A few words here on the subject of Hero Worship, and the pain and disappointment that some of you will always feel, if a culture hero proves to have feet of clay…or be standing waist deep in manure.
Fair enough. I understand you’re in pain. I am sorry that Marion Zimmer Bradley has been indicted for child abuse. That Orson Scott Card is a virulent homophobe. That many great authors in my genre have charges of sexual harassment logged against them. That many of the great authors in ANY genre have histories of domestic violence, deviant sexual practices, criminal acts, even murder. And that this can be true of “Great” people in any field of human endeavor.
And I also understand why you don’t want to believe that your favorite pop star beat his wife or girlfriend. Or abused children. That your favorite athlete is a rapist, or a drunk driver. It hurts you, inside–and you want to show loyalty by refusing to believe it. The way you would with a person in your real personal life…someone you know well.
For the record, I do think love and loyalty are admirable qualities. I even think that stubborn refusal to abandon who/what you love in the face of opposition or detraction is not the worst quality a person can have. I admire that quality in you; I can be guilty of it myself. The closer I am to someone personally, the more I am likely to stand up for that person and try to see only the good in him/her, even if I know that he/she has faults. My inner child prefers to love all things in a simple, uncomplicated way.
I do not have the same relationship to art and other achievements that I admire, that I do with people whose kindness, courage, personal warmth and respect for others merit my real personal love and loyalty, however. I am very ambivalent nowadays about “Greatness”, for want of a better word, as a quality that earns deeper emotional engagement and personal loyalty.
The reason is simple: part of me has had to grow up, over the years. My innocence and the uncomplicated love and fierce loyalty that goes with it have been burned back to a stump, where Greatness is concerned. My engagement, my own fierce desire to be the best artist I can and to learn as much as I can from great art remains…but that deeper uncomplicated personal love is very much reserved for people I know on a personal level.
People are just people. Giving strangers the status of deities is not necessarily a kindness. Being told that they are Great, being worshipped and told they can do no wrong…is not necessarily a healthy thing for some people. It can bring out the worst in them, in truly sickening ways. (Women as well as men–Tiptree and MZB, ’nuff said.)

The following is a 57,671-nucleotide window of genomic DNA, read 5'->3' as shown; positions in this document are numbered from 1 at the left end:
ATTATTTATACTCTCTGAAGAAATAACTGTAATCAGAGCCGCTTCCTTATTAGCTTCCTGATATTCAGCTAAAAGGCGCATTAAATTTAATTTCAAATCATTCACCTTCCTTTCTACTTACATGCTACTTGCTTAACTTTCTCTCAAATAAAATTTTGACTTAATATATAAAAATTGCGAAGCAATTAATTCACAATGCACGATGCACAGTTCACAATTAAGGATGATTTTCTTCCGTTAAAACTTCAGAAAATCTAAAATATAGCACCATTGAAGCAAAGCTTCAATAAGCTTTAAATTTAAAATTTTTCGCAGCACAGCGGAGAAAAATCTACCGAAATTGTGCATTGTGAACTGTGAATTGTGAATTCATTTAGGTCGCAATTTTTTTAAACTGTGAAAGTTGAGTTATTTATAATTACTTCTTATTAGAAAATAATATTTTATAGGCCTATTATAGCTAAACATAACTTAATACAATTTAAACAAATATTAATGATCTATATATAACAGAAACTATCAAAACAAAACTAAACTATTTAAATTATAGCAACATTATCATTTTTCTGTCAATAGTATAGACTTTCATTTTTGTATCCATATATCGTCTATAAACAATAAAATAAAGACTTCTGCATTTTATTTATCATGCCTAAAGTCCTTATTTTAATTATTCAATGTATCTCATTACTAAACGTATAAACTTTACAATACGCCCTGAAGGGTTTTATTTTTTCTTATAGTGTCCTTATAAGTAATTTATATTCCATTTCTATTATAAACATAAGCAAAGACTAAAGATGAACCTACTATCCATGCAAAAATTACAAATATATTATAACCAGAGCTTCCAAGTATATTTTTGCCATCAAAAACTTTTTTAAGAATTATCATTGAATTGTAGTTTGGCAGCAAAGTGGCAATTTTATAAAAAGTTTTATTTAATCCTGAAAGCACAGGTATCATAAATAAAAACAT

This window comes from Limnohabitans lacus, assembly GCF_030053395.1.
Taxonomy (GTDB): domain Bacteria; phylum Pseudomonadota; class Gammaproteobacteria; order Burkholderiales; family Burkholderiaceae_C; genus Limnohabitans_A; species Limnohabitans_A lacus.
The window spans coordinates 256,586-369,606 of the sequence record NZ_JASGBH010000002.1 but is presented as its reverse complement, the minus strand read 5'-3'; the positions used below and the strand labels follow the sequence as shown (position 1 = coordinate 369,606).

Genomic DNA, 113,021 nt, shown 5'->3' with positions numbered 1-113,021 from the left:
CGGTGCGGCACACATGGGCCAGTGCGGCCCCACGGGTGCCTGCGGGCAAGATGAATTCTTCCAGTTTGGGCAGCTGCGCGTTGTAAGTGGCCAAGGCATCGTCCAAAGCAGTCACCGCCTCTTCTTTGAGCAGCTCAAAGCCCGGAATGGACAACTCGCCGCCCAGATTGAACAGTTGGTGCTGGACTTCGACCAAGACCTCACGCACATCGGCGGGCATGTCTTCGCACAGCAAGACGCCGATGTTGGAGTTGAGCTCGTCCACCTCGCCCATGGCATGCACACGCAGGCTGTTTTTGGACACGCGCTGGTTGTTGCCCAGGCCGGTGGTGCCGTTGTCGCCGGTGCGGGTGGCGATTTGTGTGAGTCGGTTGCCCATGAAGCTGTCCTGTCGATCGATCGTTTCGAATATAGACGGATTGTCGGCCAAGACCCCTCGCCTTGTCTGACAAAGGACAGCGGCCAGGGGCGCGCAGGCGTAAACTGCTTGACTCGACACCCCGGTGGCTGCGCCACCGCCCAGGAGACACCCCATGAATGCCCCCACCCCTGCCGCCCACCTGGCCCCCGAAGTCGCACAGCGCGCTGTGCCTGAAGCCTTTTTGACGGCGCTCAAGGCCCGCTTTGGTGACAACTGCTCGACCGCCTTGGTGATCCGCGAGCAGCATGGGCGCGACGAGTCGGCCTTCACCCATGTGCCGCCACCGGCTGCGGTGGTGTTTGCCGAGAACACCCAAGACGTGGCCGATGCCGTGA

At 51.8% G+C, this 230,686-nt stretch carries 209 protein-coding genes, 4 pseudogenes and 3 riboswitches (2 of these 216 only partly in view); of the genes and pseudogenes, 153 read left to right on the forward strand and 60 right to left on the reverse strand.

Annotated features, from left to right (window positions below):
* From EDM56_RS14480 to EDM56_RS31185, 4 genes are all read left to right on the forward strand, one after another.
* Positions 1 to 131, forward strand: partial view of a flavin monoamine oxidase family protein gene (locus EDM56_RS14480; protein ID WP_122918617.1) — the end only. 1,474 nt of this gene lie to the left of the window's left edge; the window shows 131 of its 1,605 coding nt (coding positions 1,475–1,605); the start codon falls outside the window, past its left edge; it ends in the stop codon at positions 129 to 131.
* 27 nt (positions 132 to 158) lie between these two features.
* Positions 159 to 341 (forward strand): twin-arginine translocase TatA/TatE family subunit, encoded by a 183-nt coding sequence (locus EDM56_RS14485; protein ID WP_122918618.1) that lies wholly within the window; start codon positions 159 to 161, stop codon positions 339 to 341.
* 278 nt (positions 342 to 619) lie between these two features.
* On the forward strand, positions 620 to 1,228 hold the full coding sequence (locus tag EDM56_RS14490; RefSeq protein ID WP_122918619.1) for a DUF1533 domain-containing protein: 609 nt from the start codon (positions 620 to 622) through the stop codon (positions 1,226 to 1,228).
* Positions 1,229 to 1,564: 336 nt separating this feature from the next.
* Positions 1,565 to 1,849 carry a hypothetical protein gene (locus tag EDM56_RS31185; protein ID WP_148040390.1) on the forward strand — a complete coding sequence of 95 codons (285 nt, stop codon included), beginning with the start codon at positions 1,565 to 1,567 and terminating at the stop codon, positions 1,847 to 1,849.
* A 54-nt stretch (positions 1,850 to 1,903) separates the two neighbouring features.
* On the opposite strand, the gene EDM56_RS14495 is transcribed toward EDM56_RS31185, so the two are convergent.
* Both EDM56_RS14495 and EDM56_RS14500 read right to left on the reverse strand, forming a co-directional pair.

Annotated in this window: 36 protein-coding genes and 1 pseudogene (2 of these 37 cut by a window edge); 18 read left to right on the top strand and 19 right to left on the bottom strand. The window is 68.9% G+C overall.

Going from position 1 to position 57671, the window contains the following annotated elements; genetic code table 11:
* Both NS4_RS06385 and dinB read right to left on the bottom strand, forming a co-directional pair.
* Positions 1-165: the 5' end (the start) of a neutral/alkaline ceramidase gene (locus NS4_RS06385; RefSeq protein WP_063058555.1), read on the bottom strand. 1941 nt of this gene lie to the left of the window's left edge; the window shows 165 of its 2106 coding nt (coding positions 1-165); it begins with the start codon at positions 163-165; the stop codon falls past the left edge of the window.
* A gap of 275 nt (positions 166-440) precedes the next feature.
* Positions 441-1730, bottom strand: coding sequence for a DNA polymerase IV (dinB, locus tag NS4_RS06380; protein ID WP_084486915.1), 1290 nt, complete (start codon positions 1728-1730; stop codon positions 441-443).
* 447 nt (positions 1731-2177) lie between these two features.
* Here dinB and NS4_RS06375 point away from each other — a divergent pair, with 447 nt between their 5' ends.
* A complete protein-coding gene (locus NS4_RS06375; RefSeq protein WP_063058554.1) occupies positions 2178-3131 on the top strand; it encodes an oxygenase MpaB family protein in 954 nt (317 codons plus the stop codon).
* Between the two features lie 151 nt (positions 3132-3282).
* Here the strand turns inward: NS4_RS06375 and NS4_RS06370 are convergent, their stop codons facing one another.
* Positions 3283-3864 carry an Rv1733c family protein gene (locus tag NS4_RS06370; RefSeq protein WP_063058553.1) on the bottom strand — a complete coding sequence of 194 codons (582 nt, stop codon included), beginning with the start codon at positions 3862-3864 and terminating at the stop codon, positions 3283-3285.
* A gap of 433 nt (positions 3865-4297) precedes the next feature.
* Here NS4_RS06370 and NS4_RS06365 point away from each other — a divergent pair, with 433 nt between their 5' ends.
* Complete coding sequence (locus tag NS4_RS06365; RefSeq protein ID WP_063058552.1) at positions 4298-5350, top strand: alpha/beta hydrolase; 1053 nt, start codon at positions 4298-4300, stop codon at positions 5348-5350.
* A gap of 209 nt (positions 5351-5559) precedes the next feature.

If I have been less than tactful at times, in defending the rights and dignity of “little nobodies” who are trampled by the Great, and in opposing the unrealistic idealization of the Great Ones among us…in denying hero worship to the great Artist, the great Author, the great Athlete, the great Comedian, the great Scientist…it is only because I have first-hand experience of how a person who has a self-perception of Greatness can ruthlessly abuse other human beings. My father was a great scientist; my grandfather was a great diplomat; I had at least one mentor years ago who was a truly great author.
Oy. No details. Just…oy.
For the sake of my own sanity, and to make the world a better place for “nobodies”, I choose not to worship people for the quality of their work anymore. I engage critically and sometimes cynically. And I am prepared to hear that exceptional people can have extraordinary flaws. I do not attempt to evade my perception of those flaws or shut down their critics or accusers in public.
Unconditional love is for children–specifically mine. No one else deserves that from me. Including my culture heroes. Including my mentors. Including great artists who have a great fire of talent and craft that lights the world.
I try to be Prometheus, not a priestess of Zeus. Steal the fire, warm the people. The gods are often douchebags.